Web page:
What is a Therapeutic Alliance?


A therapeutic alliance, or working alliance, is a partnership between a patient and their therapist that allows them to achieve goals through agreed-upon tasks.

The concept of therapeutic alliance dates back to Sigmund Freud. Over the course of its evolution, the meaning of the therapeutic alliance has shifted both in form and implication. What started as an analytic construct has become, over the years, a transtheoretical formulation, an integrative variable, and a common factor.

Alliance as Analytic

In its analytic permutation, Freud suggested the importance of allowing for the patient to be a “collaborator” in the therapeutic process. In his writings on transference, Freud thought of the patient’s feelings towards the therapist as resembling the non-conflicted, trusting elements of early relationships with the patient’s parents, and that this could serve as the basis for collaboration in this way.

In later years, ego psychologists popularised a construct that they would relate to the reality-oriented adaptation of the ego to the environment. For certain ego psychologists, the construct refocused psychoanalytic thought away from a perceived overemphasis on transference and allowed space for greater technical flexibility across different psychotherapeutic modalities. It also called into question the idea of therapist as a tabula rasa, or blank screen, and turned away from the idealised therapist stance of abstinence and neutrality. Instead, it brought attention to the real, felt dimension of the therapeutic relationship, and made an argument for the therapist as being supportive and the patient as identifying with the therapist.

Alliance as Integrative

Edward Bordin reformulated the therapeutic alliance more broadly, namely beyond the scope of the psychodynamic perspective, as transtheoretical. He operationalised the construct into three interdependent parts:

  • The affective bond between the patient and therapist;
  • Their agreement on goals; and
  • Their agreement on tasks.

This conceptualisation preserved the earlier focus on the affective aspects of the alliance (i.e. bond), while also incorporating more cognitive dimensions as well (i.e. tasks and goals). Bordin’s work led to a desire among researchers to further develop ways to measure the alliance based on his initial operationalisation. Around this time there was a surge of interest in psychotherapy integration and psychotherapy research on the alliance.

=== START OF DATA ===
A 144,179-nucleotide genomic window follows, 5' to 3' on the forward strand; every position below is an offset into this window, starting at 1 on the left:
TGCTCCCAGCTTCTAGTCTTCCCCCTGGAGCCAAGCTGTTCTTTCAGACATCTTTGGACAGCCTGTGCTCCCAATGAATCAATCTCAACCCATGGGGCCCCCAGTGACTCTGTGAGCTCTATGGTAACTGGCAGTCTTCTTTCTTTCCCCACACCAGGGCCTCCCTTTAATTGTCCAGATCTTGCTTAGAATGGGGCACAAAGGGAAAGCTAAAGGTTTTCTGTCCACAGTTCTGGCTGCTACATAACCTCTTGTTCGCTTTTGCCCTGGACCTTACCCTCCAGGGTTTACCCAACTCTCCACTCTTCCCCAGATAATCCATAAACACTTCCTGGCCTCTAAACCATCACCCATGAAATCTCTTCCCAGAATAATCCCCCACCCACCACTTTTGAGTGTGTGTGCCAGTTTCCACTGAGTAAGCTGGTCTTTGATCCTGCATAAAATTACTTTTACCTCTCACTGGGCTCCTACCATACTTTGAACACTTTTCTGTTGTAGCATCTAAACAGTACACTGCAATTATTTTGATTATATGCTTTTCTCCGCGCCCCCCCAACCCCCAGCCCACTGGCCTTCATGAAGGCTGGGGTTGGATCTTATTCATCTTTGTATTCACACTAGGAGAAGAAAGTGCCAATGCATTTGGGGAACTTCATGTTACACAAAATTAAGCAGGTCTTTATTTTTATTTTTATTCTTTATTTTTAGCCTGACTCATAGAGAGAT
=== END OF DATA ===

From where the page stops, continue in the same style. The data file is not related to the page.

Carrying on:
Alliance as Intersubjective

Jeremy Safran and J. Christopher Muran, along with their colleagues Catherine F. Eubanks and Lisa Wallner Samstag, advanced a further reformulation of the alliance. They agreed with Bordin that at an explicit level, patient and therapist collaborate on specific tasks. However, on an implicit level, they are also negotiating specific desires derived from underlying needs.

In this regard, the authors invoked the motivational needs for agency (self-definition) and communion (relatedness), and the existential need for mutual recognition (to see another’s subjectivity and to have another see one’s own as the culmination of knowing one exists), to advance an intersubjective consideration.

The authors suggested ruptures invariably occur as result of the inherent tensions in the negotiation of these dialectical needs. They distinguished between withdrawal and confrontation rupture markers, interpersonal communications or behaviour by patient or therapist.

  • The former includes movements away from self or other: that is, movements towards isolation or appeasement, pursuits of communion at the expense of agency.
  • The latter includes movements against the other: that is, movements towards control or aggression, pursuits of agency at the expense of communion. They defined the repair of these ruptures as a critical change process.

Alliance in Psychotherapy Research

Beginning in the 1970s, the alliance construct became a primary focus of psychotherapy research. This can be attributed largely to Bordin’s reformulation, which led to the development of Working Alliance Inventory (WAI) and Lester Luborsky’s Penn Helping Alliance Questionnaire (HAq). The Vanderbilt Psychotherapy Process Scales and the California Psychotherapy Alliance Scales (CALPAS) were other noteworthy measures.

Christoph Flückiger, AC Del Re, Bruce Wampold, and Adam Horvath conducted a meta-analysis on the alliance in psychotherapy. The researchers synthesized 295 independent studies of over 30,000 patients published 1978-2017. Results confirmed a moderate relationship between alliance and psychotherapy outcome.

In addition, Eubanks, Muran, and Safran conducted two meta-analyses on rupture repair in the alliance. The first indicated a moderate relationship between rupture repair and outcome. The second examined the effect of an alliance-focused training on rupture repair. Results suggested some support for the effect of such training.

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